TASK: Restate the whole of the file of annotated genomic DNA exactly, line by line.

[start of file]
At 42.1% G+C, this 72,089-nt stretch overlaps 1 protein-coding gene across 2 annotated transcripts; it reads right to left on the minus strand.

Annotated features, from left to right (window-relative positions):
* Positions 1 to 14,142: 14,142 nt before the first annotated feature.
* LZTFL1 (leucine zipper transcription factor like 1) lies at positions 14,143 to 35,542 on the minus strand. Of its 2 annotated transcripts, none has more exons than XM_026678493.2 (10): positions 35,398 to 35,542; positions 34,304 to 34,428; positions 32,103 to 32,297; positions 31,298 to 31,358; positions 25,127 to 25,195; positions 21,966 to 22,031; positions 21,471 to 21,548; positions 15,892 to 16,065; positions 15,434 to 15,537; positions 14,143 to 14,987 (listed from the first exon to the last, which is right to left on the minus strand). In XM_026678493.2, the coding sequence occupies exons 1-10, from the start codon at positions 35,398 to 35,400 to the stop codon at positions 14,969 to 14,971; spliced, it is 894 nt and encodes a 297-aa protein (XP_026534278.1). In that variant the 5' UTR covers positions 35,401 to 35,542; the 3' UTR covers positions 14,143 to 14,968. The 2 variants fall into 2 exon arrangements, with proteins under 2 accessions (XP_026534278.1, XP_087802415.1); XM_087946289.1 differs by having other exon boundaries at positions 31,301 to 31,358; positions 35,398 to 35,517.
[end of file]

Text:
At 42.1% G+C, this 72,089-nt stretch overlaps 1 protein-coding gene across 2 annotated transcripts; it reads right to left on the minus strand.

Annotated features, from left to right (window-relative positions):
* Positions 1 to 14,142: 14,142 nt before the first annotated feature.
* LZTFL1 (leucine zipper transcription factor like 1) lies at positions 14,143 to 35,542 on the minus strand. Of its 2 annotated transcripts, none has more exons than XM_026678493.2 (10): positions 35,398 to 35,542; positions 34,304 to 34,428; positions 32,103 to 32,297; positions 31,298 to 31,358; positions 25,127 to 25,195; positions 21,966 to 22,031; positions 21,471 to 21,548; positions 15,892 to 16,065; positions 15,434 to 15,537; positions 14,143 to 14,987 (listed from the first exon to the last, which is right to left on the minus strand). In XM_026678493.2, the coding sequence occupies exons 1-10, from the start codon at positions 35,398 to 35,400 to the stop codon at positions 14,969 to 14,971; spliced, it is 894 nt and encodes a 297-aa protein (XP_026534278.1). In that variant the 5' UTR covers positions 35,401 to 35,542; the 3' UTR covers positions 14,143 to 14,968. The 2 variants fall into 2 exon arrangements, with proteins under 2 accessions (XP_026534278.1, XP_087802415.1); XM_087946289.1 differs by having other exon boundaries at positions 31,301 to 31,358; positions 35,398 to 35,517.